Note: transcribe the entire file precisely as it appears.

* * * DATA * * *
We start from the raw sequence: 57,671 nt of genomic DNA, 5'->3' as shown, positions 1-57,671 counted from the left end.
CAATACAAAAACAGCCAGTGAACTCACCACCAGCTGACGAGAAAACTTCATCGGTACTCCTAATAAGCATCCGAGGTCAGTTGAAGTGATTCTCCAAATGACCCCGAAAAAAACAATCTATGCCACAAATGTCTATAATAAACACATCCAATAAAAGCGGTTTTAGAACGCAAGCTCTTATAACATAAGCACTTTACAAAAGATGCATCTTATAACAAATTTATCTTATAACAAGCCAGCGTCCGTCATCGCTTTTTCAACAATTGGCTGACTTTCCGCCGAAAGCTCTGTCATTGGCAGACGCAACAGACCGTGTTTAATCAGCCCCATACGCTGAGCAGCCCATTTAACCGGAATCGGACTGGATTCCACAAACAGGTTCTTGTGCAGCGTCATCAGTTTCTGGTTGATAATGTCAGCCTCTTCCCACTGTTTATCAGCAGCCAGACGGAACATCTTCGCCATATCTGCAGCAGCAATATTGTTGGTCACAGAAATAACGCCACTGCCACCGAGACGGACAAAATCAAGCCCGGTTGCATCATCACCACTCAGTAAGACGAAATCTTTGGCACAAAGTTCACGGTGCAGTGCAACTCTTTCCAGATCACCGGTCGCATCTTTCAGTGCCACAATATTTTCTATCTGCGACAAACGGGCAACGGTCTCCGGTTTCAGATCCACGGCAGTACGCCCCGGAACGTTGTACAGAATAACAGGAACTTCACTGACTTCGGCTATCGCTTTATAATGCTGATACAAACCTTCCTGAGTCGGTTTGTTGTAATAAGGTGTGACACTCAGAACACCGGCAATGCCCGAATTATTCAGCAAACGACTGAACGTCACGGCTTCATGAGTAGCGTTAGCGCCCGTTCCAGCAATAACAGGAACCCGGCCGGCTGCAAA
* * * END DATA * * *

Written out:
We start from the raw sequence: 57,671 nt of genomic DNA, 5'->3' as shown, positions 1-57,671 counted from the left end.
CAATACAAAAACAGCCAGTGAACTCACCACCAGCTGACGAGAAAACTTCATCGGTACTCCTAATAAGCATCCGAGGTCAGTTGAAGTGATTCTCCAAATGACCCCGAAAAAAACAATCTATGCCACAAATGTCTATAATAAACACATCCAATAAAAGCGGTTTTAGAACGCAAGCTCTTATAACATAAGCACTTTACAAAAGATGCATCTTATAACAAATTTATCTTATAACAAGCCAGCGTCCGTCATCGCTTTTTCAACAATTGGCTGACTTTCCGCCGAAAGCTCTGTCATTGGCAGACGCAACAGACCGTGTTTAATCAGCCCCATACGCTGAGCAGCCCATTTAACCGGAATCGGACTGGATTCCACAAACAGGTTCTTGTGCAGCGTCATCAGTTTCTGGTTGATAATGTCAGCCTCTTCCCACTGTTTATCAGCAGCCAGACGGAACATCTTCGCCATATCTGCAGCAGCAATATTGTTGGTCACAGAAATAACGCCACTGCCACCGAGACGGACAAAATCAAGCCCGGTTGCATCATCACCACTCAGTAAGACGAAATCTTTGGCACAAAGTTCACGGTGCAGTGCAACTCTTTCCAGATCACCGGTCGCATCTTTCAGTGCCACAATATTTTCTATCTGCGACAAACGGGCAACGGTCTCCGGTTTCAGATCCACGGCAGTACGCCCCGGAACGTTGTACAGAATAACAGGAACTTCACTGACTTCGGCTATCGCTTTATAATGCTGATACAAACCTTCCTGAGTCGGTTTGTTGTAATAAGGTGTGACACTCAGAACACCGGCAATGCCCGAATTATTCAGCAAACGACTGAACGTCACGGCTTCATGAGTAGCGTTAGCGCCCGTTCCAGCAATAACAGGAACCCGGCCGGCTGCAAA